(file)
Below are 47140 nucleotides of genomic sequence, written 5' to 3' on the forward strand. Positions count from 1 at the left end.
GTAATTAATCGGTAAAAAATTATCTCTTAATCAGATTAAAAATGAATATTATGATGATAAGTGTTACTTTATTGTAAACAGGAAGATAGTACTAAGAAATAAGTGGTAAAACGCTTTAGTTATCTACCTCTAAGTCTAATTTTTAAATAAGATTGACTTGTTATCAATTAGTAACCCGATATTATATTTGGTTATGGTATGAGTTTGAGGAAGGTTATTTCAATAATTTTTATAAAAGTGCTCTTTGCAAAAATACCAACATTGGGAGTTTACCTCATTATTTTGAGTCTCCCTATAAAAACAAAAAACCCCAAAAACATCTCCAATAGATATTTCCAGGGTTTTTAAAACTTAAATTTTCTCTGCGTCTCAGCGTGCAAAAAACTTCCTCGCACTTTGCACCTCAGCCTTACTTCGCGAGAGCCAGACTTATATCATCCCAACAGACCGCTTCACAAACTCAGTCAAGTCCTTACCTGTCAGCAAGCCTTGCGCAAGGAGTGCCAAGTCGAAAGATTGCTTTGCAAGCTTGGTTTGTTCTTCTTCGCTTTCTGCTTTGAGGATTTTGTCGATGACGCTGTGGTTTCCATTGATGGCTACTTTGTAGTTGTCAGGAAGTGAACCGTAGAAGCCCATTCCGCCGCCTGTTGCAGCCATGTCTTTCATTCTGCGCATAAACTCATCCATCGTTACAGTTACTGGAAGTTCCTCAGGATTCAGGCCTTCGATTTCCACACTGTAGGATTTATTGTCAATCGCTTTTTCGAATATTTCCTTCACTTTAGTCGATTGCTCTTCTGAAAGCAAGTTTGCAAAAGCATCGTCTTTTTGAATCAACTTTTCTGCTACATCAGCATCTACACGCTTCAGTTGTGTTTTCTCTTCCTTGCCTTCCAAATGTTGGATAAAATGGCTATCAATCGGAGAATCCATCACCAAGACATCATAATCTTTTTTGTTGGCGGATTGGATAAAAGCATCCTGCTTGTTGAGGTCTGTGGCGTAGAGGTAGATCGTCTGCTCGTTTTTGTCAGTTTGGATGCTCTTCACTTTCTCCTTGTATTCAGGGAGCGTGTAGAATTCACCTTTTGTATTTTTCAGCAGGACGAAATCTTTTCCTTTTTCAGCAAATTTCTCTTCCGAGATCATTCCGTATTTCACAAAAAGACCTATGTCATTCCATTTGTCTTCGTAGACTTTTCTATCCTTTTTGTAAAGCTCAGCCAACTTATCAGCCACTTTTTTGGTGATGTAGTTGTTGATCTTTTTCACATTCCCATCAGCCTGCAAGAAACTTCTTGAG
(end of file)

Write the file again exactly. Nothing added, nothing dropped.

Below are 47140 nucleotides of genomic sequence, written 5' to 3' on the forward strand. Positions count from 1 at the left end.
GTAATTAATCGGTAAAAAATTATCTCTTAATCAGATTAAAAATGAATATTATGATGATAAGTGTTACTTTATTGTAAACAGGAAGATAGTACTAAGAAATAAGTGGTAAAACGCTTTAGTTATCTACCTCTAAGTCTAATTTTTAAATAAGATTGACTTGTTATCAATTAGTAACCCGATATTATATTTGGTTATGGTATGAGTTTGAGGAAGGTTATTTCAATAATTTTTATAAAAGTGCTCTTTGCAAAAATACCAACATTGGGAGTTTACCTCATTATTTTGAGTCTCCCTATAAAAACAAAAAACCCCAAAAACATCTCCAATAGATATTTCCAGGGTTTTTAAAACTTAAATTTTCTCTGCGTCTCAGCGTGCAAAAAACTTCCTCGCACTTTGCACCTCAGCCTTACTTCGCGAGAGCCAGACTTATATCATCCCAACAGACCGCTTCACAAACTCAGTCAAGTCCTTACCTGTCAGCAAGCCTTGCGCAAGGAGTGCCAAGTCGAAAGATTGCTTTGCAAGCTTGGTTTGTTCTTCTTCGCTTTCTGCTTTGAGGATTTTGTCGATGACGCTGTGGTTTCCATTGATGGCTACTTTGTAGTTGTCAGGAAGTGAACCGTAGAAGCCCATTCCGCCGCCTGTTGCAGCCATGTCTTTCATTCTGCGCATAAACTCATCCATCGTTACAGTTACTGGAAGTTCCTCAGGATTCAGGCCTTCGATTTCCACACTGTAGGATTTATTGTCAATCGCTTTTTCGAATATTTCCTTCACTTTAGTCGATTGCTCTTCTGAAAGCAAGTTTGCAAAAGCATCGTCTTTTTGAATCAACTTTTCTGCTACATCAGCATCTACACGCTTCAGTTGTGTTTTCTCTTCCTTGCCTTCCAAATGTTGGATAAAATGGCTATCAATCGGAGAATCCATCACCAAGACATCATAATCTTTTTTGTTGGCGGATTGGATAAAAGCATCCTGCTTGTTGAGGTCTGTGGCGTAGAGGTAGATCGTCTGCTCGTTTTTGTCAGTTTGGATGCTCTTCACTTTCTCCTTGTATTCAGGGAGCGTGTAGAATTCACCTTTTGTATTTTTCAGCAGGACGAAATCTTTTCCTTTTTCAGCAAATTTCTCTTCCGAGATCATTCCGTATTTCACAAAAAGACCTATGTCATTCCATTTGTCTTCGTAGACTTTTCTATCCTTTTTGTAAAGCTCAGCCAACTTATCAGCCACTTTTTTGGTGATGTAGTTGTTGATCTTTTTCACATTCCCATCAGCCTGCAAGAAACTTCTTGAG